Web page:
Today is World Data Privacy Day and the subject of data protection is getting users worked up across the globe. Not Even Tesla CEO Elon Musk’s proclamation that ‘Use Sginal’ is helping to assuage outrage over data privacy, sparked by WhatsApp updating its terms and conditions recently. Users are demanding to know why governments are reluctant to punish tech behemoths siphoning their data without consent and selling it to third parties, with impunity.

Afcacia’s DAPHNE OLOO spoke to Andrew Bourne, Regional Manager, Africa, at Indian multinational technology company that specializes in software development and cloud computing, Zoho Corporation about the evolving nature of data privacy.

1. Why do you think data privacy matters now, more than ever?

While people’s data can be used for good, ensuring that they receive more targeted advertising, it’s important that it be kept safe and secure.

Around the globe, businesses may unwittingly be providing third-party services with not only their own data but also that of their employees and even customers. Unless you’re in the know, it can be challenging to spot this kind of surveillance.

If the third-party company collecting the data doesn’t have robust security, it could result in a data breach that leads to exposure of customer data and sensitive business information. An average data breach today costs Sh400 million, which can have an irrevocable impact. There are also legal implications.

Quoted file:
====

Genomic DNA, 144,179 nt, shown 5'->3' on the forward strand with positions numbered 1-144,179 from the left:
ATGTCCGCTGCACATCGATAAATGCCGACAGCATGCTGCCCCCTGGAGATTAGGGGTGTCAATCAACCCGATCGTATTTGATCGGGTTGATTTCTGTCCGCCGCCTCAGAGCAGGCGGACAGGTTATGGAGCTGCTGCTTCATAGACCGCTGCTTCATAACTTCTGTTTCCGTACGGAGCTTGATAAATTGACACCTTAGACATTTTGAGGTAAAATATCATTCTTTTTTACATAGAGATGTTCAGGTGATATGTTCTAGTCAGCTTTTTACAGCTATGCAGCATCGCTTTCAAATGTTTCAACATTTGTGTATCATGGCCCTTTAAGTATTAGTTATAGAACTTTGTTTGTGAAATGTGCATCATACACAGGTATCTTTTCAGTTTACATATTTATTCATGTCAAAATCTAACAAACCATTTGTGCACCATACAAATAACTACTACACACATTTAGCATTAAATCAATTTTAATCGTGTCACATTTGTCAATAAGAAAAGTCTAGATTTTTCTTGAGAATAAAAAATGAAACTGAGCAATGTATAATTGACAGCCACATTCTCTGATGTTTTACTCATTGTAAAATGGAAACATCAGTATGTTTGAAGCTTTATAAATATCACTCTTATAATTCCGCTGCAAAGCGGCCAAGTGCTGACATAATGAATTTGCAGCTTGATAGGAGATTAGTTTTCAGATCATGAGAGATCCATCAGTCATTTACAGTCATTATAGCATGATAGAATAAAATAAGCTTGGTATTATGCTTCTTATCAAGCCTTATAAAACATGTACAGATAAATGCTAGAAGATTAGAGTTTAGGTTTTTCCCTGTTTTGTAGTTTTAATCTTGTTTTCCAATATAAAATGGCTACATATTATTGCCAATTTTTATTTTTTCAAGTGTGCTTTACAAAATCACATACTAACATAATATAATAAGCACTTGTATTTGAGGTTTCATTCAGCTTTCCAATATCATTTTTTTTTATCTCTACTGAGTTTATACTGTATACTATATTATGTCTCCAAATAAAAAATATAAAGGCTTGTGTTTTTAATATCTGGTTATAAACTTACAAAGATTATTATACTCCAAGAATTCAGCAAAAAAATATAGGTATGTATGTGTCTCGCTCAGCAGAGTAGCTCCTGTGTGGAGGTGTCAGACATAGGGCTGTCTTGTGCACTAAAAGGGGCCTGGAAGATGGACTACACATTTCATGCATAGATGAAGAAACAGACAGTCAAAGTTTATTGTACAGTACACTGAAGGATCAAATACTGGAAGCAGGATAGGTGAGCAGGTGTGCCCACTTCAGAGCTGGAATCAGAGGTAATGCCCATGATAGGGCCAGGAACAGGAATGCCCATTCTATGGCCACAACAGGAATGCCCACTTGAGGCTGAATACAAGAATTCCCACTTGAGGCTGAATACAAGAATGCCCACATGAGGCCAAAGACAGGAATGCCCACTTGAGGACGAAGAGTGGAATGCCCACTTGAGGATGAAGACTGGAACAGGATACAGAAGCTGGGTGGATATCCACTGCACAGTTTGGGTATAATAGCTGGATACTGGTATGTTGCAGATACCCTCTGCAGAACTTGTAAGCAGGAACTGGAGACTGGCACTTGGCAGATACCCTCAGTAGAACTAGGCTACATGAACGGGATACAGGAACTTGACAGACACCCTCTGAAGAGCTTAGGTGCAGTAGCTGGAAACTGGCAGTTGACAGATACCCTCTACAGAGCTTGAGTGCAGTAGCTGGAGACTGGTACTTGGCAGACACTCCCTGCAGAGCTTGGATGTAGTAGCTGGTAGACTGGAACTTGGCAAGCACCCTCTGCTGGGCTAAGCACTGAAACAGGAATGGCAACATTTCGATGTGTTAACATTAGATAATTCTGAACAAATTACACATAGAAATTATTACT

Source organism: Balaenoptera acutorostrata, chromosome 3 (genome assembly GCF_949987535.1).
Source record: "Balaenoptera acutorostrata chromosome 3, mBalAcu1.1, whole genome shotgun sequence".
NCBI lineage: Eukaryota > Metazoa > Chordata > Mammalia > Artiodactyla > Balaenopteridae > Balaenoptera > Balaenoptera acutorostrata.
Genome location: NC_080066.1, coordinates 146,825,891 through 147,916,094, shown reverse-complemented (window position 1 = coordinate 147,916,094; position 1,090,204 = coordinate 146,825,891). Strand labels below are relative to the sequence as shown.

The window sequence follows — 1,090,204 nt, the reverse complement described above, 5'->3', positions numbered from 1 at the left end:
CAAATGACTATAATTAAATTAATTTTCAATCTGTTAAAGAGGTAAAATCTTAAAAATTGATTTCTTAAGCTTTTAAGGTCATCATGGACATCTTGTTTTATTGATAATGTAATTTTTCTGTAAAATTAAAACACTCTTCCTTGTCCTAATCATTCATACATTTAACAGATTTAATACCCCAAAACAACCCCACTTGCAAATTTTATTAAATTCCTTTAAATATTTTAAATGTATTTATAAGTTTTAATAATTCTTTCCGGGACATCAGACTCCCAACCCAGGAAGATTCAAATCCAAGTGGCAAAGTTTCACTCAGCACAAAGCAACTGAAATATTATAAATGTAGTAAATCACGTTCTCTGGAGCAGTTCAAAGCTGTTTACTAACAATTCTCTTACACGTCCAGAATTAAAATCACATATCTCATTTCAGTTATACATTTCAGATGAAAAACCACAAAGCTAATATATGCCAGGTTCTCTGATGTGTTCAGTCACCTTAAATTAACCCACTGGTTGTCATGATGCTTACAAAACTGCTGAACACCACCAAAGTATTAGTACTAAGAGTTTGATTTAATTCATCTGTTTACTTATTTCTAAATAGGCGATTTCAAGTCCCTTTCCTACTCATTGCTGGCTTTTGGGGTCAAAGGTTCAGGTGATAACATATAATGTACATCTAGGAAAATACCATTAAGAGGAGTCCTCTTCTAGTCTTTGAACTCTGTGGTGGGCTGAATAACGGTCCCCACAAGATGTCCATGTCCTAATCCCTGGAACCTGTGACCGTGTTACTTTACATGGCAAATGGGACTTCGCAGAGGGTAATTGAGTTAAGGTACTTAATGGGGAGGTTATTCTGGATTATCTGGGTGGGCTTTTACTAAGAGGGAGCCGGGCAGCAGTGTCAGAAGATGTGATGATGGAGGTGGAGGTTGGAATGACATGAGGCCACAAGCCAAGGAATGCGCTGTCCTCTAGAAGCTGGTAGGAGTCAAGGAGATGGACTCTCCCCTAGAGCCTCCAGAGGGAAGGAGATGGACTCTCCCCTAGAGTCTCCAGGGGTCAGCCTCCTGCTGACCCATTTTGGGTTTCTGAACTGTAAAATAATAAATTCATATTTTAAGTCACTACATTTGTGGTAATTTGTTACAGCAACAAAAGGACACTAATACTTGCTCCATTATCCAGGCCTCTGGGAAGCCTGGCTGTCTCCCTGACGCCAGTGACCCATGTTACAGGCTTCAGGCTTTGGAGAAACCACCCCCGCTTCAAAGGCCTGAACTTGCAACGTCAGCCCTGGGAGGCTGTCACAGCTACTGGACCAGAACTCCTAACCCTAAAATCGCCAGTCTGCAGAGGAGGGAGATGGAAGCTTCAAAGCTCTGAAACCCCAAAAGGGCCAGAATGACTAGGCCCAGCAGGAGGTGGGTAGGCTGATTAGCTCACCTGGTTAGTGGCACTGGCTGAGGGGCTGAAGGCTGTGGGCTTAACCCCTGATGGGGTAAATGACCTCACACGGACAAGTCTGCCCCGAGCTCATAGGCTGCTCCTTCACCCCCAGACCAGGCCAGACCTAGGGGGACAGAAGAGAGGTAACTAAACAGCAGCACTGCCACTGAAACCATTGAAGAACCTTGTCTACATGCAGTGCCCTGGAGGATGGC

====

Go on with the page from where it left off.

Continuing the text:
2. Many countries in Africa still lack a data law, how is this affecting efforts to protect citizens against data breach on the continent?

Without adequate laws in place, there may not be enough incentive for companies to protect their local customers’ data. While they may suffer reputational and financial damage, that might not be incentive enough for those companies to embrace the technology, processes, and procedures necessary to protect their customers’ data.

If businesses in African countries offer goods or services to customers that are protected by the European Union’s General Data Protection Regulations (GDPR), then they will need to comply with GDPR. If not, and there is a data breach, those businesses could face a fine of up to Sh2 billion.

3. Some companies are already using Facial Recognition for surveillance even after IBM abandoned it. Where do we draw the line when it comes to identifying people’s faces without their consent and giving them physical security?

Consent should always be obtained when using someone’s personal data. Here again, the issue isn’t so much the technology itself but how it’s used and where the facial recognition data is stored.

Facial recognition can be used in HR management software, in a positive way to help prevent identity theft, in other words detecting someone pretending to be someone they are not. This in turn prevents data theft, tampering and other illicit activities.

4. Nigeria is in advanced steps of merging citizen sim cards and national IDs. Kenya is implementing Huduma Namba, how can African governments ensure these initiatives don’t breach the privacy of its citizens?

The steps governments need to take when it comes to protecting their citizens’ data are the same as companies should take, if at a larger scale. A good place to start is by choosing technology solutions that do not rely on ad-based revenue models.

Online advertising and data privacy are mutually exclusive. Any technology solution that runs a business by displaying ads within their offerings in return for their freemium software cannot guarantee full privacy for you, your employees, and your customers.